So true. One of the things that people forget when they “want to change the world” is that by being in and changing something in their community, they are changing the whole world.

  • Chrisjohnstoncoaching

    Thanks for sharing this.  Great info. 

  • John Richardson

    You are on a roll, Michael. Great post. My passion is personal development and helping people change their lives through goal setting and time management. To serve my tribe, I’m working on helpful tools and e-books that offer a simple way to get organized and see meaningful change. 

    I would argue with you that marketing is painful for creatives. While the old push marketing can be ugly, I think the new online marketing tools offered are fun and really open the door for creative expression. I’m having a blast with the new toolchest. From video and blogs, to a whole variety of social media, marketing in 2011 is better than ever. The key is to take initiative and share with your tribe. Anthony Iannarino has a great post about the initiative process that gives more detail.

    Thanks for leading the way with new tools and techniques. 

    I can’t wait to see how you market your new book!

    • Jeff Randleman

      I agree.  Marketing can be painful.  As a youth minister, it mmay be one of thhe hardest things I have to do, and I’m only targeting a small group of people, our congregation and community.  I can’t imagine trying to reach the masses!

      And I want to see his new book strategy as well!

    • S. Anthony Iannarino

      Thanks, John! I appreciate the mention and the link!

    • TNeal

      John, your passion comes through your writing. You’re right about the great opportunities we now have thanks to, as you put it, the new toolchest. For me, sometimes so much information is coming at me that I can’t process it. On the other hand, so many are taking what’s overwhelming and mysterious to folks like me and making it user friendly. You sound like that kind of person.–Tom

  • Sherri

    I really like the statement that “Marketing is really about leading people who already want to follow.”  Sometimes the leader is not the only person who CAN lead, it is the only person who WILL. 

    • Michael Hyatt

      Well said.

    • Gina Burgess

      Amen! Christians with the motivational gift of Administration/Organization often get caught up in the authority chain and wait for permission to proceed. An excellent leader needs to have the willingness to take a risk, too.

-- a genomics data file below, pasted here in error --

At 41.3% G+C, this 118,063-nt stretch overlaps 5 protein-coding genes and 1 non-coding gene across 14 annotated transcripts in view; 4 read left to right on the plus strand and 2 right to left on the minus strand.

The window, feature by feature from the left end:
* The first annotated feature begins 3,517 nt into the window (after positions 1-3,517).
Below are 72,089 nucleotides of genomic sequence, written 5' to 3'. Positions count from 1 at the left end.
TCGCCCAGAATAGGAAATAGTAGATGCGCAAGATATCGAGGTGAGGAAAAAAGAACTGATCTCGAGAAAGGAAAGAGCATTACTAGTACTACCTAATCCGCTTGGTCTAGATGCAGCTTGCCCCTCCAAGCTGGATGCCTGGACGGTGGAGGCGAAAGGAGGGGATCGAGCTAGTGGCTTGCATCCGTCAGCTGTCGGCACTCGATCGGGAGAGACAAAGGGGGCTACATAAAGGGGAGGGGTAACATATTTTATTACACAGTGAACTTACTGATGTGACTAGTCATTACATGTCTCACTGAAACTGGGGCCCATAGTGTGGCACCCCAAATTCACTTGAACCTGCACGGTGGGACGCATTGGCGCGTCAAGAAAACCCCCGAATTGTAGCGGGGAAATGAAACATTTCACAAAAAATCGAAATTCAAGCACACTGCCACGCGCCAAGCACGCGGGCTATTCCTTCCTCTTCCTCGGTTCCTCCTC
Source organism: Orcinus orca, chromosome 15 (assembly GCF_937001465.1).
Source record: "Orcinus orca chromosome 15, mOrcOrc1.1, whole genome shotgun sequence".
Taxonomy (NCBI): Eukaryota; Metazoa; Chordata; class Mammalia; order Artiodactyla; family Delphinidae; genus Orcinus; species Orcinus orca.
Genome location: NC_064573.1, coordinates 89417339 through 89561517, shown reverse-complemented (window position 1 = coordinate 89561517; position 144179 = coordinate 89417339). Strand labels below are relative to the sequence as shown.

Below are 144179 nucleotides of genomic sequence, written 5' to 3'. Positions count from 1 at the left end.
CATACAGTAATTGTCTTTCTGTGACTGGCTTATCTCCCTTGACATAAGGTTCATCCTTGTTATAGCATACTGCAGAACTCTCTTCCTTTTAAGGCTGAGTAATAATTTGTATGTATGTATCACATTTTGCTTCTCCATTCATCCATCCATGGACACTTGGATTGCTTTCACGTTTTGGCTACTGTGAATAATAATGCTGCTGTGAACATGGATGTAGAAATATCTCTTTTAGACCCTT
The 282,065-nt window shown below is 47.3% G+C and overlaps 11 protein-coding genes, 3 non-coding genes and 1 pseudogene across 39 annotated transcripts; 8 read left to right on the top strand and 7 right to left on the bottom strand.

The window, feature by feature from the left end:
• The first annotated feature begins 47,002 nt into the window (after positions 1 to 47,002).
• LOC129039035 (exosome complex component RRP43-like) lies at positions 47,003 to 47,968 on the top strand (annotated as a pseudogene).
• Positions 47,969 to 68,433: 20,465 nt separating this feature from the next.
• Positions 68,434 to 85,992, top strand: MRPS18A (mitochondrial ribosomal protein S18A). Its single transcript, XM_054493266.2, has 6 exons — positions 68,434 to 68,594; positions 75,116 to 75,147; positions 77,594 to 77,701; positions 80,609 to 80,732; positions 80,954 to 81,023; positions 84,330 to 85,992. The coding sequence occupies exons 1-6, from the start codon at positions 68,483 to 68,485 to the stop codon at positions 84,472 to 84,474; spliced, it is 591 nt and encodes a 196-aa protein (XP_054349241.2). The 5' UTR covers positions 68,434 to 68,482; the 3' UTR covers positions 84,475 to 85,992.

• Sherri

        I agree, Gina. It’s always a risk to lead. Sometimes the risk is not waiting for permission (ask for forgiveness later! ) and at times it is keeping ourselves in check along with those we lead. Fair or not, leaders are held to a higher standard.

        The good thing is, the way we handle things when we mess up can be just as inspirational if not more so, than being perfect.  Isn’t God great the way he always works that out? 

    • Jeff Randleman

      So true.  In the church, that is very evident.

      • TNeal

        Oh, yeah, big agreement on that one, Jeff.

    • Dustin

      Sherri – brilliantly said.

    • TNeal

      Excellent point.

    • Robert Ewoldt

      Sherri, this is very true.  Especially in the church, I think.  I know that, at most churches, 90% of the work is done by 10% of the people.  This can lead to some problems, when you have someone who isn’t a leader, but they’re they only one who volunteered.

  • C. J. – The Metal Motivator

    You revealed our secrets, Michael! Now anyone can do this! ;) I’m going to repost this on my own fan page because it effectively describes the method, philosophy, and principles behind what I do—although I wasn’t aware that that was what I was doing. It was more mistake than intention. I’m the creative type that hates to sell, and my Christian ethic drove me to the service and leadership of a group. All this combined naturally leads to Godin’s approach in Tribes. Well done, bro.

    • Michael Hyatt

      Cool. I’m glad you liked it.

  • shirleyhs

    I love the way you condense already dense material into truly usable info. Thanks!

    • Jeff Randleman


  • TCAvey

    Good info, thanks!  I need to work on these.  

  • Kelly Combs

    Not to mention all the speakers and writers in your tribe.  :-)

    • Michael Hyatt